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The Box [Blu-ray]


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The Box [Blu-ray] + Southland Tales [Blu-ray] + Donnie Darko: The Director's Cut [Blu-ray]
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Product Details

  • Actors: Cameron Diaz, James Marsden, Frank Langella, James Rebhorn, Holmes Osborne
  • Directors: Richard Kelly
  • Format: Multiple Formats, Blu-ray, Color, Widescreen, Subtitled
  • Language: English (DTS-HD High Res Audio), French (Dolby Digital 5.1), Spanish (Dolby Digital 5.1)
  • Subtitles: English, French, Spanish
  • Region: All Regions
  • Aspect Ratio: 1.85:1
  • Number of discs: 1
  • Rated: PG-13 (Parental Guidance Suggested)
  • Studio: Warner Home Video
  • DVD Release Date: February 23, 2010
  • Run Time: 122 minutes
  • Average Customer Review: 3.0 out of 5 stars  See all reviews (236 customer reviews)
  • ASIN: B001UV4XX8
  • Amazon Best Sellers Rank: #109,369 in Movies & TV (See Top 100 in Movies & TV)
  • Learn more about "The Box [Blu-ray]" on IMDb

Special Features

Commentary by director Richard Kelly
The Box: Grounded in Reality: How family experiences helped director Kelly expand the short story for the screen
Music video prequels
Visual effects revealed
Richard Matheson: In His Own Words: An intimate interview with a sci-fi legend

Editorial Reviews

Push a red button on a little black box, get a million bucks cash. Just like that, all of Norma (Diaz) and Arthur Lewis's (Marsden) financial problems will be over. But there's a catch, according to the strange visitor (Lagella) who placed the box on the couple’s doorstep. Someone, somewhere – someone they don’t know – will die. Cameron Diaz and James Marsden play a couple confronted by agonizing temptation yet unaware they're already part of an orchestrated an – for them and us – mind-blowing chain of events.

Customer Reviews

This movie was very good and well made.
StarFault42
The only reason I watched to the end was to see what other convolutions they would throw in to make this silly movie seem like a thought provoking film.
brad-man
The experiments though an interesting story angle just aren't well described enough to make any sense.
phoongdan

Most Helpful Customer Reviews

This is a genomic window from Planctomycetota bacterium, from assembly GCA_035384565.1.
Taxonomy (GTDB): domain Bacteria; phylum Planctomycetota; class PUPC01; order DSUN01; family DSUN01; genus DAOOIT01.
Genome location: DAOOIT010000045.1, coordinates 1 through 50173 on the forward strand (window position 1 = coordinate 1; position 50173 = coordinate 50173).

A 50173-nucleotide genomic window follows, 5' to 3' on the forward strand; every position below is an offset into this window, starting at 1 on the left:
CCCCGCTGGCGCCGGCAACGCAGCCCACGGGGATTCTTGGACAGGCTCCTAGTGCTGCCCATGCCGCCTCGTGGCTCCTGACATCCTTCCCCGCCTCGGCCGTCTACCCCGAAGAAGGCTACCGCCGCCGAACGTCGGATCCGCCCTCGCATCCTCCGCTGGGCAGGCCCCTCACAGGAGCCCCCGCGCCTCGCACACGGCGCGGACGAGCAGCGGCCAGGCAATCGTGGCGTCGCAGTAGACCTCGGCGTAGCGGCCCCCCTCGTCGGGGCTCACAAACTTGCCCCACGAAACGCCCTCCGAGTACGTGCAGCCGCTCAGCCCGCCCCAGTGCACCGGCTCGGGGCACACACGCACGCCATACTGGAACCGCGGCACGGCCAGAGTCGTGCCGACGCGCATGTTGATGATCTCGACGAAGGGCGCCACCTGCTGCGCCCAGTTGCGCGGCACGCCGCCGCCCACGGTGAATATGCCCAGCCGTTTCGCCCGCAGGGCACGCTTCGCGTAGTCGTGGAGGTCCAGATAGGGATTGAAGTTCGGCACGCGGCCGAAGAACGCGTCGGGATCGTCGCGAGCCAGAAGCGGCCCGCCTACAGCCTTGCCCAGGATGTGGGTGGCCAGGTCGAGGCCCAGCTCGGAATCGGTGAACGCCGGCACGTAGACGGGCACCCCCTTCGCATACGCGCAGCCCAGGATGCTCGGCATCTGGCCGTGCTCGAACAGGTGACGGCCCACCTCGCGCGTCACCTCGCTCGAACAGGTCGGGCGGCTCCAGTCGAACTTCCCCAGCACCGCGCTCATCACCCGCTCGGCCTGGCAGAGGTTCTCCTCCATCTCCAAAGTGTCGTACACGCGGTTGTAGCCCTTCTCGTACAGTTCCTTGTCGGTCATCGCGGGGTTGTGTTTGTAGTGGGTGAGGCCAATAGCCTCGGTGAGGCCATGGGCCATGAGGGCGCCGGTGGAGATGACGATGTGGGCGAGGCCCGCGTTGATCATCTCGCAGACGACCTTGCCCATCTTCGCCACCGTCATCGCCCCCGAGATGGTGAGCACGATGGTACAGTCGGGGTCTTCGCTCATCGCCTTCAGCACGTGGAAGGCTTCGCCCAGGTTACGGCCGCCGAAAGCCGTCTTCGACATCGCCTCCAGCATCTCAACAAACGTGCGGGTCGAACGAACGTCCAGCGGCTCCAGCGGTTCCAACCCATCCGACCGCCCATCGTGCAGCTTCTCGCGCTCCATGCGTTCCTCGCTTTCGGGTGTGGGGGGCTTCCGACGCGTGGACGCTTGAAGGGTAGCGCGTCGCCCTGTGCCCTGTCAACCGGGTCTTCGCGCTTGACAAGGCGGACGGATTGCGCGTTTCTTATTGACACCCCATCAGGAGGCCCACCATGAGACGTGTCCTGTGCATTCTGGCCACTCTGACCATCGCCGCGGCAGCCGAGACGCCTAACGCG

46 of 53 people found the following review helpful By Chris Pandolfi on November 6, 2009
"The Box" is one of those films where a lot of adjectives are necessary. It's taut and suspenseful, but it's also metaphysical, ponderous, cerebral, unexplainable, and above all, preposterous. It goes in all different directions, sometimes caught up in circles, sometimes taking detours, sometimes going completely off course. It's a bizarre, unpredictable story of intrigue and paranoia, continuously twisting and turning, pushing the limits of comprehension with a slew of seemingly unrelated concepts; we begin with a button and a suitcase full of money, but this soon gives way to spiritual quandaries and sinister science fiction subplots, the latter of which involves radio signals from Mars, physical disfigurements, and hordes of mind-controlled drones with bleeding noses. There's even an ongoing social experiment, which could be indicative of a morality play.

Based on Richard Matheson's short story "Button, Button" and its 1986 "Twilight Zone" adaptation, "The Box" takes place in Richmond, Virginia in 1976, and I honestly don't know whether or not that's a significant plot point. We meet Norma and Arthur Lewis (Cameron Diaz and James Marsden), a cash-strapped suburban couple who awaken one morning to find a plainly wrapped package left at the front door. Inside is a black wooden box topped with an encased red button. Neither one knows what to make of it until receiving a visit from the mysterious Arlington Steward (Frank Langella), who, for as yet unknown reasons, is missing the left side of his face. If the Lewis' decide to unlock the box and push the button, he explains, two things will happen: They will be given $1 million dollars in cash, and someone they don't know will die.

Will one of them push the button? It's not as if they couldn't use the money.